How to Tell If Nits Are Dead

Updated July 19, 2017

Head lice live in hair, typically laying eggs (called nits) at the base of the hair shaft. Treating lice can be a long and miserable process, especially due to the difficulty in finding every egg and every louse. Nits can be harder to locate, and are probably the worst part of getting rid of lice. But there are ways of determining whether a nit is dead or alive, which may help in the lice-removal process.

Determine whether the nit you are looking at is actually a louse egg. What you may be seeing is a bit of hairspray or dandruff, or some other sort of debris. So grab a magnifying glass and make sure that the debris is oval-shaped, and whether it can easily be swiped away. Lice eggs are glued to the shaft of the hair, and will be harder to pull from the hair strand.

Understand that where the nit is located may help you to make a better judgment as to whether the nit is dead or living. If you locate a nit close to the scalp, it is probably still alive. This is because female lice lay their eggs near the root of the hair. If the nit has moved further down the strand of hair, it follows logic that the nit may have already hatched, as it took time for the hair to grow to have the nit situated so far down the hair. According to the Centers for Disease Control, if the nit has travelled a quarter inch down the length of the hair strand, it probably has either hatched or died.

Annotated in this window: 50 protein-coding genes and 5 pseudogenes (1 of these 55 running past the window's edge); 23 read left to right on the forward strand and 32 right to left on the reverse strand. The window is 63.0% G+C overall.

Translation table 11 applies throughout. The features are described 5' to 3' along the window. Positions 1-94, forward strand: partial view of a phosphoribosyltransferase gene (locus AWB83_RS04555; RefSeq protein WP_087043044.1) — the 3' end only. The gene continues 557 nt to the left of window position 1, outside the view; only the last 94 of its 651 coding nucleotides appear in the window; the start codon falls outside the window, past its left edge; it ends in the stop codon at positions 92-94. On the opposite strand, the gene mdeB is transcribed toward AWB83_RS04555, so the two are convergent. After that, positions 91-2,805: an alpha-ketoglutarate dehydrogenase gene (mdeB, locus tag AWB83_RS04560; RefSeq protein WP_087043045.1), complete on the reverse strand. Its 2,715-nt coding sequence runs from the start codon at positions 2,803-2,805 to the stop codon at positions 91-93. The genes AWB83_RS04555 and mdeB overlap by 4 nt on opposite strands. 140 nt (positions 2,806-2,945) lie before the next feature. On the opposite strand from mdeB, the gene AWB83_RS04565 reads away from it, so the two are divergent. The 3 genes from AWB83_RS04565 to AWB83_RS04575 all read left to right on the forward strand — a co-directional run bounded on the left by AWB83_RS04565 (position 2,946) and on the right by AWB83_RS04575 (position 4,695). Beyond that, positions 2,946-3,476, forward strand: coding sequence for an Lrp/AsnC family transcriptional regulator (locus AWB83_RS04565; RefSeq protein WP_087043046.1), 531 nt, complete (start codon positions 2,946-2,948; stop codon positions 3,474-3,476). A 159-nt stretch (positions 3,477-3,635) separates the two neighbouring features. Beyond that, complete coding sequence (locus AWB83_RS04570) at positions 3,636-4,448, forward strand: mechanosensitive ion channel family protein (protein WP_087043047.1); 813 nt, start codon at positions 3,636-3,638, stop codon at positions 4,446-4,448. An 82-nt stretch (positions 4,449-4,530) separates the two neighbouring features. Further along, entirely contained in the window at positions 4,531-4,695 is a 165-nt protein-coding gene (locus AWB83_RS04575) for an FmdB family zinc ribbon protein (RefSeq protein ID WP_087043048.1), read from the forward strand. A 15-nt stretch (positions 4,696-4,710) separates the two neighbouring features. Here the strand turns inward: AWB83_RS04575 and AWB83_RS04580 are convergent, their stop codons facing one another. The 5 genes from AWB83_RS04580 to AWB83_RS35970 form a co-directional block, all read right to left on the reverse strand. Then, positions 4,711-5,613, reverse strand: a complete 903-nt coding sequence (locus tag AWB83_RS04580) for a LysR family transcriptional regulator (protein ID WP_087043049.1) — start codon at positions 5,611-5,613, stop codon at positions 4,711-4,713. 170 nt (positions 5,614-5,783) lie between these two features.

Try to pull the egg out of the hair, and see whether it is easier than usual to remove. If so, this most likely means that the egg no longer houses a live embryo.

Determine the colour of the nit. If it is white in colour, this probably means the nit has died. If the egg is darker in colour, it usually means that the nit is still active.


Because most schools have "no nit" policies that keep children from coming to school if they have any (dead or alive) eggs in their hair, it is to your benefit to try and remove any nits you find if you have a child in school.

Things You'll Need

  • Magnifying glass
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About the Author

Gerri Blanc began her professional writing career in 2007 and has collaborated in the research and writing of the book "The Fairy Shrimp Chronicles," published in 2009. Blanc holds a Bachelor of Arts in literature and culture from the University of California, Merced.